architecture).
But in principle I agree that having two independent caches may decrease
speed up to two times  (or even more).

I hope that everybody will agree that this problem is really critical.
It is certainly not the most common case when there are hundreds of
relation which are frequently truncated. But having quadratic complexity
in drop function is not acceptable from my point of view.
And it is not only recovery-specific problem, this is why solution with
local cache is not enough.

I do not know good solution of the problem. Just some thoughts.
- We can somehow combine locking used for main buffer manager cache (by
relid/blockno) and cache for relid. It will eliminates double locking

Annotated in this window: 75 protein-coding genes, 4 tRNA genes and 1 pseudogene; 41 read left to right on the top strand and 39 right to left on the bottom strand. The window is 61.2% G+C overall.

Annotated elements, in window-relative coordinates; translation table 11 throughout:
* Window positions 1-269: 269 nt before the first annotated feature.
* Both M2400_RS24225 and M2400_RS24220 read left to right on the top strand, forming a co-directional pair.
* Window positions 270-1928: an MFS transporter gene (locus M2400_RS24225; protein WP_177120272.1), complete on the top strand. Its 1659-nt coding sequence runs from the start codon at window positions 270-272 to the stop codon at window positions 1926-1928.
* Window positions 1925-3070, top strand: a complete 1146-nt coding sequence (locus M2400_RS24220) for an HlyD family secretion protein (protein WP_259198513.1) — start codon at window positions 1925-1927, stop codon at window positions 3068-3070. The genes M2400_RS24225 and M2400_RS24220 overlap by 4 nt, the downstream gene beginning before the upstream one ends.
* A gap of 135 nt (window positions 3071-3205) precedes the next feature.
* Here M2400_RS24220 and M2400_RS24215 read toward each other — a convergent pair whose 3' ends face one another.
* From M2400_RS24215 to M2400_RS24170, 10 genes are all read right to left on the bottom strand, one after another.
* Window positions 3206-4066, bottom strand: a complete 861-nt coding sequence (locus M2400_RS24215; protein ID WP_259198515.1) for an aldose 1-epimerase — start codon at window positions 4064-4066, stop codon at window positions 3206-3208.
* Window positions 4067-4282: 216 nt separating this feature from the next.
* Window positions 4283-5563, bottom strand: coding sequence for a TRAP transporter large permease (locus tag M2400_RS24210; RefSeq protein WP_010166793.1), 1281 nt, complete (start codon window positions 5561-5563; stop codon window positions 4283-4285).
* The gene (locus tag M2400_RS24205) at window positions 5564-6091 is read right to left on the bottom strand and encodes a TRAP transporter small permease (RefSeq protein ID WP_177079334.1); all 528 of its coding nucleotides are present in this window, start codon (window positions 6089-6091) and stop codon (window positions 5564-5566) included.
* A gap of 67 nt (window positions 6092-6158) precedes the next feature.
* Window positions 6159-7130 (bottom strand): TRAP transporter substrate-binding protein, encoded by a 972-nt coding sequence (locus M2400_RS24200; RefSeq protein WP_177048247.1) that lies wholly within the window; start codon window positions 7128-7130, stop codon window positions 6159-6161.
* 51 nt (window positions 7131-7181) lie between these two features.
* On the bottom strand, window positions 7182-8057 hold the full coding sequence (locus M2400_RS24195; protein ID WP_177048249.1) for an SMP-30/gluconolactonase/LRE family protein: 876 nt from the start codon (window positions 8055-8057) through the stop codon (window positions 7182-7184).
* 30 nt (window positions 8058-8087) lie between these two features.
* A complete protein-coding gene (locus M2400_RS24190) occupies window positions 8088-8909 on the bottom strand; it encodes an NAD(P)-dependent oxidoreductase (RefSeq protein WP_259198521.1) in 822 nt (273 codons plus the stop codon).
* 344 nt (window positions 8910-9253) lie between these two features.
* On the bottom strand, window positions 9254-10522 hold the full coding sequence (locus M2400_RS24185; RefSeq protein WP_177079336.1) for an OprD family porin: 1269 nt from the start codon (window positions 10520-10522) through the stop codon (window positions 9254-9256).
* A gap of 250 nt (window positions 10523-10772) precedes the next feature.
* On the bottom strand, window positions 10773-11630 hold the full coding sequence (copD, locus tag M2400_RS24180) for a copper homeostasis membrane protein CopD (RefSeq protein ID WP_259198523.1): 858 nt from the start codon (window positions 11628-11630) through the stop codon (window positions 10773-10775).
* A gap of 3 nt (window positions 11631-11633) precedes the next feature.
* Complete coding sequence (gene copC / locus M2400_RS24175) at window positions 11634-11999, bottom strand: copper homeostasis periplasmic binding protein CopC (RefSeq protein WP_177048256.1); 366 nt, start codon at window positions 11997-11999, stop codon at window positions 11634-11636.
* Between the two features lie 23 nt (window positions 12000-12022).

overhead.
- We can use something like sorted tree (like std::map) instead of hash
- it will allow to locate blocks both by relid/blockno and by relid only.


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RE: [Patch] Optimize dropping of relation buffers using dlist

k.jamison@fujitsu.com
In reply to this post by akapila
On Friday, August 7, 2020 12:38 PM, Amit Kapila wrote:
Hi,

> On Thu, Aug 6, 2020 at 6:53 AM [hidden email] <[hidden email]>
> wrote:
> >
> > On Saturday, August 1, 2020 5:24 AM, Andres Freund wrote:
> >
> > Hi,
> > Thank you for your constructive review and comments.
> > Sorry for the late reply.
> >
> > > Hi,
> > >
> > > On 2020-07-31 15:50:04 -0400, Tom Lane wrote:
> > > > Andres Freund <[hidden email]> writes:
> > > > > Indeed. The buffer mapping hashtable already is visible as a
> > > > > major bottleneck in a number of workloads. Even in readonly
> > > > > pgbench if s_b is large enough (so the hashtable is larger than
> > > > > the cache). Not to speak of things like a cached sequential scan
> > > > > with a cheap qual and wide